Sepsis is an incredibly dangerous and life threatening condition which is triggered by an infection, there is currently no effective therapy and the disorder kills millions of people around the world every year.

This device is potentially an exciting breakthrough in the search for a treatment to sepsis, what’s more exciting and potentially revolutionary is the new device removes pathogens regardless of their identity. It does this by using a genetically engineered blood protein that can bind to more than 90 varieties of harmful microorganisms, including bacteria, fungi, viruses, and parasites.

Let’s hope this machine can be successfully developed with the aim of rolling out to patients and not stocked for US defence use only. It’s exciting times to watch from afar as the boundaries of human health treatments are being pushed to a whole new technical level.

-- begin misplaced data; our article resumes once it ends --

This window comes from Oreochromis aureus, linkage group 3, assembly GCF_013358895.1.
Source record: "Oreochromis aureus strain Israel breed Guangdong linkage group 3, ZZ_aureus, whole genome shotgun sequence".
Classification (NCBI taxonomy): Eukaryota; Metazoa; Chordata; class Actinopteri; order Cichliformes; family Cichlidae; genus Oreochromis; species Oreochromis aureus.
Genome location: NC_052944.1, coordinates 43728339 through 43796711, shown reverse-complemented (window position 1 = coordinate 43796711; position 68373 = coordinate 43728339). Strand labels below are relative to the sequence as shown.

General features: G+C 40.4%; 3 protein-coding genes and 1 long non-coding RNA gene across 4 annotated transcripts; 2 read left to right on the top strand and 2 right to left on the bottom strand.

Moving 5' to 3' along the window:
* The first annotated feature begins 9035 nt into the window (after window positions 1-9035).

Thank you MIT and harvard.edu for providing us with this information.

 

Navigate The Complex World Economy Within Harvard’s Interactive Map

If I were to ask you to quantify the world’s economic activity and the regions which experience the biggest growth, you might say, I am not sure and what are you doing in my kitchen! But there might be an easier way thanks to Harvard University’s Owen Cornec who has devised a web-based map which allows the user to explore Earth’s economic relationships through 3D “confetti.”

Below are two screenshots of the map in action, when you first land on the Interactive Map page, it asks you to either experience a tour of the website or if you wish to skip this you can jump straight to the start to “visualize over 15 trillion dollars worth of trade”.  If you click the “Visualize”  button, you will receive the following screenshot of lots and lots of multi coloured dots being dropped onto the globe, each dot represents $100 million dollars worth of exports.   You can also view the globe by clicking on the virtual earth or you can “Select a country” to specifically view information relating to trade.